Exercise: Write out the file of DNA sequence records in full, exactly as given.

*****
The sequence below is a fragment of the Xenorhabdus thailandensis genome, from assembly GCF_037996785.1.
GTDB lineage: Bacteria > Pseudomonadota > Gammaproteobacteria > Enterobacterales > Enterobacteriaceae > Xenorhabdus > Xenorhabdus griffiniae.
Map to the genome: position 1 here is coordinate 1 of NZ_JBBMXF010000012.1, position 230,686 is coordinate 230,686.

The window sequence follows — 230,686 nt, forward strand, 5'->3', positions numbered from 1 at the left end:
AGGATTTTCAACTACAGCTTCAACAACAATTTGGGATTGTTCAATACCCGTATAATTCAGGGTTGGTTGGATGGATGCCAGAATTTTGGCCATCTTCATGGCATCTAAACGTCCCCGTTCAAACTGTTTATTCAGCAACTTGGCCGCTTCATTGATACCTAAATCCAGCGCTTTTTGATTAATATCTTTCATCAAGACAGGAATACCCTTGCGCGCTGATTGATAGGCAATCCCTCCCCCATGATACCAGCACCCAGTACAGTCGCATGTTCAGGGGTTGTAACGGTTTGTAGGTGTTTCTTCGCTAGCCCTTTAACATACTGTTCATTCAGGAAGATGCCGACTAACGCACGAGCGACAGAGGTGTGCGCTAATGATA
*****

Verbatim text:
The sequence below is a fragment of the Xenorhabdus thailandensis genome, from assembly GCF_037996785.1.
GTDB lineage: Bacteria > Pseudomonadota > Gammaproteobacteria > Enterobacterales > Enterobacteriaceae > Xenorhabdus > Xenorhabdus griffiniae.
Map to the genome: position 1 here is coordinate 1 of NZ_JBBMXF010000012.1, position 230,686 is coordinate 230,686.

The window sequence follows — 230,686 nt, forward strand, 5'->3', positions numbered from 1 at the left end:
AGGATTTTCAACTACAGCTTCAACAACAATTTGGGATTGTTCAATACCCGTATAATTCAGGGTTGGTTGGATGGATGCCAGAATTTTGGCCATCTTCATGGCATCTAAACGTCCCCGTTCAAACTGTTTATTCAGCAACTTGGCCGCTTCATTGATACCTAAATCCAGCGCTTTTTGATTAATATCTTTCATCAAGACAGGAATACCCTTGCGCGCTGATTGATAGGCAATCCCTCCCCCATGATACCAGCACCCAGTACAGTCGCATGTTCAGGGGTTGTAACGGTTTGTAGGTGTTTCTTCGCTAGCCCTTTAACATACTGTTCATTCAGGAAGATGCCGACTAACGCACGAGCGACAGAGGTGTGCGCTAATGATA